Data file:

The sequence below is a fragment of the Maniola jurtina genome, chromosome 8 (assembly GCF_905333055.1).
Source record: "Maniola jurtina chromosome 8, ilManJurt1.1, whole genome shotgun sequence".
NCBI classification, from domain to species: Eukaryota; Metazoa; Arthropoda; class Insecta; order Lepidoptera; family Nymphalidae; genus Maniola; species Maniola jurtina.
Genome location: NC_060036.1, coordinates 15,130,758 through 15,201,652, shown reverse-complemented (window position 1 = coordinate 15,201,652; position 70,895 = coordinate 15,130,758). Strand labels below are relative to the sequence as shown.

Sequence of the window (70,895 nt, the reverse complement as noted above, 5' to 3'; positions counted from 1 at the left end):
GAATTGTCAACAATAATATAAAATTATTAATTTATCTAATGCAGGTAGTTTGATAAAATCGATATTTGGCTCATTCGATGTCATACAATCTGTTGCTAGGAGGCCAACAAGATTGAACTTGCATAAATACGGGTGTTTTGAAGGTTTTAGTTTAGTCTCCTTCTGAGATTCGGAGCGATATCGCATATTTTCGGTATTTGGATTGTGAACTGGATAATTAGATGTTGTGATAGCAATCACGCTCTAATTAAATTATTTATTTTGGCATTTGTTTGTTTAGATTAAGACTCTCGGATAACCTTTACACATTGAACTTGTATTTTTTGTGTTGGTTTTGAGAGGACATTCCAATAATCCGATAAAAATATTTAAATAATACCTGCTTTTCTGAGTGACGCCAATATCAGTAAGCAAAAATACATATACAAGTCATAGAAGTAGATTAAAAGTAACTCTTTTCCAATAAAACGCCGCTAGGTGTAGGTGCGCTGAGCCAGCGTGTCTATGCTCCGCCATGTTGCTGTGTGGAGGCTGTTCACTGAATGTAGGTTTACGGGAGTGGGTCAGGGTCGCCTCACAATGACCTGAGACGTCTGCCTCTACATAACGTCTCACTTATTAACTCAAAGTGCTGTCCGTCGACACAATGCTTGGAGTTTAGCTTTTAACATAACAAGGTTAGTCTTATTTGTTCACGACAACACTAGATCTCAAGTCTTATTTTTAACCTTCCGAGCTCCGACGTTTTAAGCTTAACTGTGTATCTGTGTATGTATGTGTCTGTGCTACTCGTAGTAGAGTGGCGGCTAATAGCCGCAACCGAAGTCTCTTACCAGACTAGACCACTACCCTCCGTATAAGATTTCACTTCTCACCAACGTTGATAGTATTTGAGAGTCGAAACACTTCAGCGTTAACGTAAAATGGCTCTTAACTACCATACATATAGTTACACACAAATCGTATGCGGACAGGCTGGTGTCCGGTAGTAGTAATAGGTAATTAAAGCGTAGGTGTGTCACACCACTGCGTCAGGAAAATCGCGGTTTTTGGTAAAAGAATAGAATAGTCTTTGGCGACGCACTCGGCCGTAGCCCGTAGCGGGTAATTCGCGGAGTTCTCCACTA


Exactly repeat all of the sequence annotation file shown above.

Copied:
The sequence below is a fragment of the Maniola jurtina genome, chromosome 8 (assembly GCF_905333055.1).
Source record: "Maniola jurtina chromosome 8, ilManJurt1.1, whole genome shotgun sequence".
NCBI classification, from domain to species: Eukaryota; Metazoa; Arthropoda; class Insecta; order Lepidoptera; family Nymphalidae; genus Maniola; species Maniola jurtina.
Genome location: NC_060036.1, coordinates 15,130,758 through 15,201,652, shown reverse-complemented (window position 1 = coordinate 15,201,652; position 70,895 = coordinate 15,130,758). Strand labels below are relative to the sequence as shown.

Sequence of the window (70,895 nt, the reverse complement as noted above, 5' to 3'; positions counted from 1 at the left end):
GAATTGTCAACAATAATATAAAATTATTAATTTATCTAATGCAGGTAGTTTGATAAAATCGATATTTGGCTCATTCGATGTCATACAATCTGTTGCTAGGAGGCCAACAAGATTGAACTTGCATAAATACGGGTGTTTTGAAGGTTTTAGTTTAGTCTCCTTCTGAGATTCGGAGCGATATCGCATATTTTCGGTATTTGGATTGTGAACTGGATAATTAGATGTTGTGATAGCAATCACGCTCTAATTAAATTATTTATTTTGGCATTTGTTTGTTTAGATTAAGACTCTCGGATAACCTTTACACATTGAACTTGTATTTTTTGTGTTGGTTTTGAGAGGACATTCCAATAATCCGATAAAAATATTTAAATAATACCTGCTTTTCTGAGTGACGCCAATATCAGTAAGCAAAAATACATATACAAGTCATAGAAGTAGATTAAAAGTAACTCTTTTCCAATAAAACGCCGCTAGGTGTAGGTGCGCTGAGCCAGCGTGTCTATGCTCCGCCATGTTGCTGTGTGGAGGCTGTTCACTGAATGTAGGTTTACGGGAGTGGGTCAGGGTCGCCTCACAATGACCTGAGACGTCTGCCTCTACATAACGTCTCACTTATTAACTCAAAGTGCTGTCCGTCGACACAATGCTTGGAGTTTAGCTTTTAACATAACAAGGTTAGTCTTATTTGTTCACGACAACACTAGATCTCAAGTCTTATTTTTAACCTTCCGAGCTCCGACGTTTTAAGCTTAACTGTGTATCTGTGTATGTATGTGTCTGTGCTACTCGTAGTAGAGTGGCGGCTAATAGCCGCAACCGAAGTCTCTTACCAGACTAGACCACTACCCTCCGTATAAGATTTCACTTCTCACCAACGTTGATAGTATTTGAGAGTCGAAACACTTCAGCGTTAACGTAAAATGGCTCTTAACTACCATACATATAGTTACACACAAATCGTATGCGGACAGGCTGGTGTCCGGTAGTAGTAATAGGTAATTAAAGCGTAGGTGTGTCACACCACTGCGTCAGGAAAATCGCGGTTTTTGGTAAAAGAATAGAATAGTCTTTGGCGACGCACTCGGCCGTAGCCCGTAGCGGGTAATTCGCGGAGTTCTCCACTA